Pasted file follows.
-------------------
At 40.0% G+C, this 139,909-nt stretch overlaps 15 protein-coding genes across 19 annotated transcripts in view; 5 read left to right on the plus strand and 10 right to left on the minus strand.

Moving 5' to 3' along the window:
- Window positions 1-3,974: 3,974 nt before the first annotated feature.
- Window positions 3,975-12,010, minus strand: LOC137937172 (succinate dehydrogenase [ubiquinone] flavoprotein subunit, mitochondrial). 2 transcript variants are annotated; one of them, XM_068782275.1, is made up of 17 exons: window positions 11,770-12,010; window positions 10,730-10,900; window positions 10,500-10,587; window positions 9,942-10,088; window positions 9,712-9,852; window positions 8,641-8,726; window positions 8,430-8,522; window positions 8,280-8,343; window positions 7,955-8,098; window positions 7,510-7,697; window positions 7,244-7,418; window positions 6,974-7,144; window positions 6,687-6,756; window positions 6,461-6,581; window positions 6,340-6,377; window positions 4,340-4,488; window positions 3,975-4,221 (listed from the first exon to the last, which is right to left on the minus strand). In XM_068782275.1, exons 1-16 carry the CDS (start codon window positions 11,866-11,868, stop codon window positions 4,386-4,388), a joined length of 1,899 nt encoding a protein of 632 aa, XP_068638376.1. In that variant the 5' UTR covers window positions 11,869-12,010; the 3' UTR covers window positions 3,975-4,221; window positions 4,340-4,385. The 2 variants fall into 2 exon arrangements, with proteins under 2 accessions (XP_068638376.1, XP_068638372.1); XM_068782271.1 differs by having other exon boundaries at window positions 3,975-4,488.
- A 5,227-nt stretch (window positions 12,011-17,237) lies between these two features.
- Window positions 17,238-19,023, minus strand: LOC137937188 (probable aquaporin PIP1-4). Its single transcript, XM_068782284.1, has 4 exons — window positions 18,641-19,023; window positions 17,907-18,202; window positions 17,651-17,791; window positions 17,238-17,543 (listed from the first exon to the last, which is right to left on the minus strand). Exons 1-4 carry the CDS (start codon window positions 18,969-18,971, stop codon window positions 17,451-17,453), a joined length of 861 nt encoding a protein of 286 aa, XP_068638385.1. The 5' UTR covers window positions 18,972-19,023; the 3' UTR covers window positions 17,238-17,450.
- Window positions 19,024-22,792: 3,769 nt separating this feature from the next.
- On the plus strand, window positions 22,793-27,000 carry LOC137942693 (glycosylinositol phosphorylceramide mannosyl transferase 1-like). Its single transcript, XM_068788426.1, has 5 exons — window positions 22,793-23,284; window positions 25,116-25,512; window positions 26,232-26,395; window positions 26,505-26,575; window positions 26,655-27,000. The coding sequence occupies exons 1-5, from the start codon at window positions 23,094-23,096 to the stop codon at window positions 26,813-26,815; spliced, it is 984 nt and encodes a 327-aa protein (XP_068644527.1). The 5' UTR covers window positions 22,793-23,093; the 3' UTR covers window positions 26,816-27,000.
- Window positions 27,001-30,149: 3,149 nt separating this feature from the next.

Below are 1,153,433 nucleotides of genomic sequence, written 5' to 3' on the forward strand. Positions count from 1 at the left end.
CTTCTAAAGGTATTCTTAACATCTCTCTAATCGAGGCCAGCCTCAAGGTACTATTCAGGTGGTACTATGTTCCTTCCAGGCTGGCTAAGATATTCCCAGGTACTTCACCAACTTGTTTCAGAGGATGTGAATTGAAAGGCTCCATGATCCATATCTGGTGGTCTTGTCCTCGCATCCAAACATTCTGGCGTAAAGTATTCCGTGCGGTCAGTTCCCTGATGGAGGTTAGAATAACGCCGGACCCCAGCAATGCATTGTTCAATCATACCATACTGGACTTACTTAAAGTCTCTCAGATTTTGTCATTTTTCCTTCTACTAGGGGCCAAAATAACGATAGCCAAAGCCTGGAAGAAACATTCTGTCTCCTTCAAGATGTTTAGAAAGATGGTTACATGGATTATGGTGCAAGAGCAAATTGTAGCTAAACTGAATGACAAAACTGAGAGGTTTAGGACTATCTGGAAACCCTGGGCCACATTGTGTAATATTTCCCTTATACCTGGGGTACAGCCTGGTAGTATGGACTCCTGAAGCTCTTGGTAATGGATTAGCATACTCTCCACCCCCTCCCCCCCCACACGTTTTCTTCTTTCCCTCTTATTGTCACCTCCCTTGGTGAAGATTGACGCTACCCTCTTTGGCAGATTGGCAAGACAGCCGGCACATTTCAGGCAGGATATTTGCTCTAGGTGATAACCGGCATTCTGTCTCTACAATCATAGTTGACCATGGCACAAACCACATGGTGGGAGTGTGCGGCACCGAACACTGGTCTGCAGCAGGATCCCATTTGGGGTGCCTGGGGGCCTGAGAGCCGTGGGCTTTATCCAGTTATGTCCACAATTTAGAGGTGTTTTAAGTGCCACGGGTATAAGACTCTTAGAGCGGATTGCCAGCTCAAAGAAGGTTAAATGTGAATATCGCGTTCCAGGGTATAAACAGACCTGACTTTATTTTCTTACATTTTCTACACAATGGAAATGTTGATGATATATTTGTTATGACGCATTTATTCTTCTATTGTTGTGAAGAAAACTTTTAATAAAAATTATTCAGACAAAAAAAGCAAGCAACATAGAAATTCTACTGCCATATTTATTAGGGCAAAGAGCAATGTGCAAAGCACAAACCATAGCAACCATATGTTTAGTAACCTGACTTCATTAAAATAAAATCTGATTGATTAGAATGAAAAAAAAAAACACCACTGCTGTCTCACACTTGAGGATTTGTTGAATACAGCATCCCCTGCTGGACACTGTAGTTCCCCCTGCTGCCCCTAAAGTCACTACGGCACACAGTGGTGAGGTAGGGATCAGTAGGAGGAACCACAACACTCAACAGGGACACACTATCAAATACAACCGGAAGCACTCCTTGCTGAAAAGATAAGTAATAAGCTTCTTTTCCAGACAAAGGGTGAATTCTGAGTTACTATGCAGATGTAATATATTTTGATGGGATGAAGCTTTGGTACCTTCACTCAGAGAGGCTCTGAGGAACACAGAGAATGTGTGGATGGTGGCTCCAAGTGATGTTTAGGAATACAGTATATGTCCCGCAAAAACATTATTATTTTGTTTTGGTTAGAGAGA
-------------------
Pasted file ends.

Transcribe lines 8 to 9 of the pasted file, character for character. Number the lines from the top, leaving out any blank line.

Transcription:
- On the plus strand, window positions 22,793-27,000 carry LOC137942693 (glycosylinositol phosphorylceramide mannosyl transferase 1-like). Its single transcript, XM_068788426.1, has 5 exons — window positions 22,793-23,284; window positions 25,116-25,512; window positions 26,232-26,395; window positions 26,505-26,575; window positions 26,655-27,000. The coding sequence occupies exons 1-5, from the start codon at window positions 23,094-23,096 to the stop codon at window positions 26,813-26,815; spliced, it is 984 nt and encodes a 327-aa protein (XP_068644527.1). The 5' UTR covers window positions 22,793-23,093; the 3' UTR covers window positions 26,816-27,000.
- Window positions 27,001-30,149: 3,149 nt separating this feature from the next.